“This virus is quickly spreading throughout our state and we must do everything we can to stop it and flatten the curve,” Rossman-McKinney said. “As with past orders, county public health departments and local law enforcement are primarily responsible for enforcement in their own communities and we hope they do so. We stand ready to assist them in their efforts.”

≤ County Board of Health to hold special meeting

The Marquette County Board of Health will hold a special meeting at 6 p.m. on Wednesday to provide a COVID-19 update.

The meeting will be held electronically and will also include an opportunity for public comment, a Marquette County Health Department release states.

Public comment will be handled in a manner consistent with how it has been handled for in-person meetings, officials state, with all time limits set by the chair enforced, and any hands raised after the meeting chair ends submission of public comments will not be able to speak during the meeting.

Participants can visit https://us02web.zoom.us/j/81754037466 on the web, or can call into the meeting by dialing 1-301-715-8592 and entering the meeting ID 81754037466 and the # sign when prompted.

≤ A minimum of $3 million in grants available to small businesses

The Michigan Department of Labor and Economic Opportunity will begin accepting grant applications at noon Wednesday from Michigan-based commercial firms and nonprofits with 50 or fewer full-time equivalent employees to expand capacity by adding weatherized temporary outdoor facilities.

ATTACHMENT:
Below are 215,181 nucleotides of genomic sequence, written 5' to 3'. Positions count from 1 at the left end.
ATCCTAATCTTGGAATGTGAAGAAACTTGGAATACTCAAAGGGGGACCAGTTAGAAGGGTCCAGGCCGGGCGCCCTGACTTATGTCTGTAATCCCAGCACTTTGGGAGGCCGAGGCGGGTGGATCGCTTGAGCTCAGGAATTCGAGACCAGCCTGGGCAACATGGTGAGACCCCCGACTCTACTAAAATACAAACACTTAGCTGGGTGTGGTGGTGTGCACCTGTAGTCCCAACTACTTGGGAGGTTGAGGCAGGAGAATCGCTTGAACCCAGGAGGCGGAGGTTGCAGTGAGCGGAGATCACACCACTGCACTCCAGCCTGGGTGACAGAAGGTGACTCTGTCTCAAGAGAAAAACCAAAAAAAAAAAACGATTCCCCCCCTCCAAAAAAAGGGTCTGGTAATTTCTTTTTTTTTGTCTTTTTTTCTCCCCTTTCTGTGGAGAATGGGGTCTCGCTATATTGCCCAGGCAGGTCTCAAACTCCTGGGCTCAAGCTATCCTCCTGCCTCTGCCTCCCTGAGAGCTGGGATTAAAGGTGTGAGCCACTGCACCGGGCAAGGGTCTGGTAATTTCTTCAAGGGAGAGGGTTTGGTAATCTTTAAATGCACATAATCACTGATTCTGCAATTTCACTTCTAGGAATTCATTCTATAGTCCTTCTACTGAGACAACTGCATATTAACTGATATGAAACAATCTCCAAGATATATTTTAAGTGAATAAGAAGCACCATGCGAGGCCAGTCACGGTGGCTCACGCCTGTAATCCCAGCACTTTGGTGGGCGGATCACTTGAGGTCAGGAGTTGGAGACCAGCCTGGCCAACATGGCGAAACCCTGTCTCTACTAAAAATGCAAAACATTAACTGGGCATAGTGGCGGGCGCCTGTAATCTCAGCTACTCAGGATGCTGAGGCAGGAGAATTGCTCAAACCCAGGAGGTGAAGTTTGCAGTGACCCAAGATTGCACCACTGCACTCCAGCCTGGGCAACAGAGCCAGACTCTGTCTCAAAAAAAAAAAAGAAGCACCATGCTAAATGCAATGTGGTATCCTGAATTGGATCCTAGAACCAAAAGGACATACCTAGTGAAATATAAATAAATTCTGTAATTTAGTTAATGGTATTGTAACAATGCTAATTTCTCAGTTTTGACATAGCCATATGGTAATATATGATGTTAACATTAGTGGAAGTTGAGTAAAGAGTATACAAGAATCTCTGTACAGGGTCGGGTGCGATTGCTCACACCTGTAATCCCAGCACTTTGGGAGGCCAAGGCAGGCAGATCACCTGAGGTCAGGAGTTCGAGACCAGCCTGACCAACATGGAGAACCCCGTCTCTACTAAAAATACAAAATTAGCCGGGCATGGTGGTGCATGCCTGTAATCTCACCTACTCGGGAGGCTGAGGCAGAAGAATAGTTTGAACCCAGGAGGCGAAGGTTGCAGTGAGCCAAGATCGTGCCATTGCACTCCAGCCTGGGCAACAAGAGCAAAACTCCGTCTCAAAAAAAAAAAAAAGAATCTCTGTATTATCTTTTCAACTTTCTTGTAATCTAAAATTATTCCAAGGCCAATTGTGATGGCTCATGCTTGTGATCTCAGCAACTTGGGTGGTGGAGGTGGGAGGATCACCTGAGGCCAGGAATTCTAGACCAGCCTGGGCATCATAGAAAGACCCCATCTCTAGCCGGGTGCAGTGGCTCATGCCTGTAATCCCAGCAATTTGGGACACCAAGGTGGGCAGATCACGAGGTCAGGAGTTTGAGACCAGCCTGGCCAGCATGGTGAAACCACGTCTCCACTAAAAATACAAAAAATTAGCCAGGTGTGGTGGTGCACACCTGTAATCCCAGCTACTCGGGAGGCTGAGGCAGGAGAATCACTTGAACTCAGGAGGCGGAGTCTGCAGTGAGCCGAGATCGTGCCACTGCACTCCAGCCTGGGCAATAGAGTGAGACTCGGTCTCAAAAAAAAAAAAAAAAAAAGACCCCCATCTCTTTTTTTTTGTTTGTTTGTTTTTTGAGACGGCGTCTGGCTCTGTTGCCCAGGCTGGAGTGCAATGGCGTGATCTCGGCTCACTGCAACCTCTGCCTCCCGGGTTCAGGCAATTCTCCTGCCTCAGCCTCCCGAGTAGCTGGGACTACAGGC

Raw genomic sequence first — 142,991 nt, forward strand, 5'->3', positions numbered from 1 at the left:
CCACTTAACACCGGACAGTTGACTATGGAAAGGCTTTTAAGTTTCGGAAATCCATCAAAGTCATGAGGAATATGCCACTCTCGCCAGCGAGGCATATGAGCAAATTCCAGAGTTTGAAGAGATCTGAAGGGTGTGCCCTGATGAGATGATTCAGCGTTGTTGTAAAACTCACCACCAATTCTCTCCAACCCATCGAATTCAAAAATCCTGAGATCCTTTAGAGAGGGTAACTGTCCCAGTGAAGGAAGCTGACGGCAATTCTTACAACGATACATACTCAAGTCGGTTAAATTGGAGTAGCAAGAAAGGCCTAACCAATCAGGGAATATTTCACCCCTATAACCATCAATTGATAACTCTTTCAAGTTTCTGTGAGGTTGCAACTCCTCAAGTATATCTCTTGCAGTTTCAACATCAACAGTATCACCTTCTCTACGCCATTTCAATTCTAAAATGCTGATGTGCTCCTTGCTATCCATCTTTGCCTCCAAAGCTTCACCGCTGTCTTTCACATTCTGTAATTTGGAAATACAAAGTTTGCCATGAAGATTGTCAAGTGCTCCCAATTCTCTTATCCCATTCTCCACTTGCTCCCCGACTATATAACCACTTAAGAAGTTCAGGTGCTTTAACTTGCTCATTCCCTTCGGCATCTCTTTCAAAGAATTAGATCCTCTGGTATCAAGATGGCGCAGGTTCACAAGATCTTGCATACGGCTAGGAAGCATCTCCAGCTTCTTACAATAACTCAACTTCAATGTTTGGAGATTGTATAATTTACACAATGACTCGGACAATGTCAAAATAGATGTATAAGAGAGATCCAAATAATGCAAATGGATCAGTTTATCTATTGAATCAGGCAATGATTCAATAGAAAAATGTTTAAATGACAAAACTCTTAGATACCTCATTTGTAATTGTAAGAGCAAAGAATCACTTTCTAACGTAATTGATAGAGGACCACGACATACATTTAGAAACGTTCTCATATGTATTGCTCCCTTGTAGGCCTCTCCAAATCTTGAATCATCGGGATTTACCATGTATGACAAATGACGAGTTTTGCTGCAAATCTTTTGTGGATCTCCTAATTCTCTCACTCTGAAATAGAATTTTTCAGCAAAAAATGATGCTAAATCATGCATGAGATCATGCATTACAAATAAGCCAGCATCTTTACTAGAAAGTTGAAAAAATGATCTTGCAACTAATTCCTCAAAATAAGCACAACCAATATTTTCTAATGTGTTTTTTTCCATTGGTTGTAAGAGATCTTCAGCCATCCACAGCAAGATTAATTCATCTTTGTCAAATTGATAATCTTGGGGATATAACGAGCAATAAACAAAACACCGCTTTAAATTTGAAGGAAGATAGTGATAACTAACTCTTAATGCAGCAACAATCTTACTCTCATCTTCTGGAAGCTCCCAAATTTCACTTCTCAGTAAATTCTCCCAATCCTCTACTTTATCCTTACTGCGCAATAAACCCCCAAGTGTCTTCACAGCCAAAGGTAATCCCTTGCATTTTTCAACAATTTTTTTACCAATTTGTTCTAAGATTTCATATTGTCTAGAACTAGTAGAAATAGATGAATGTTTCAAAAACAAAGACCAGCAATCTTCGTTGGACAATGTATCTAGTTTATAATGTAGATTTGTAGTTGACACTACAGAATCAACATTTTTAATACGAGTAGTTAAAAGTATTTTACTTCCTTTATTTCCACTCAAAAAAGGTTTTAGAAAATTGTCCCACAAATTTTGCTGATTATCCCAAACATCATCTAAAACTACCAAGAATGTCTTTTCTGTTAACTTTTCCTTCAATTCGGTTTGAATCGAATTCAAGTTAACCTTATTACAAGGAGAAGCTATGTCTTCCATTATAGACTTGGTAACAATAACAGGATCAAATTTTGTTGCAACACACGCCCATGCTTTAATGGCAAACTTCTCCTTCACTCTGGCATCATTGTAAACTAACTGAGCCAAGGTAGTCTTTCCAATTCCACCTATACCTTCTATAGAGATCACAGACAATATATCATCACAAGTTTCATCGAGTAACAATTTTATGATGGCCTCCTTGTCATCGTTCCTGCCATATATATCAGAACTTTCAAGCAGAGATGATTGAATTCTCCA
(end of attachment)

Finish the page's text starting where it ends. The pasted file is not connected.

Eligible businesses include restaurants and bars; banquet centers; retail stores; gyms and fitness centers; local governments, including cities, townships, villages and counties that provide common space for businesses; and commercial property owners who provide common space for tenants.

Projects that would qualify for grant funding include: canopies, igloos and tents to cover outdoor seating; portable heaters, outdoor furniture and tableware; outdoor cooking equipment, fencing, dividers such as planters, hangings, or Plexiglas panels; sanitizing supplies and equipment, security devices; electronic menu access; upgrades necessary to increase capacity for carryout and delivery service; and delivery charges and labor for installation.

“All funds must be used in support of weatherization of outdoor capacity expansions,” the release states. “Construction of permanent structures is not an allowable use.”

Business owners should consider what weatherization could be done at the business to expand capacity or consider what has been done since Aug. 1 to add capacity for the winter, according to a Small Business Association of Michigan press release.

The grants will be awarded to eligible businesses on a first-come-first-served basis, officials say, with special consideration to awarding at least 10 grants in each of Michigan’s 10 prosperity regions.

The funding is provided through the federal Coronavirus Aid, Relief and Economic Security Act, which was signed into law on March 27.

Additional information, including a link to the grant applications once they are being accepted, can be found at www.sbam.org/ weatherization-grants.

Lisa Bowers can be reached at 906-228-2500, ext. 242. Her email address is lbowers@miningjournal.net.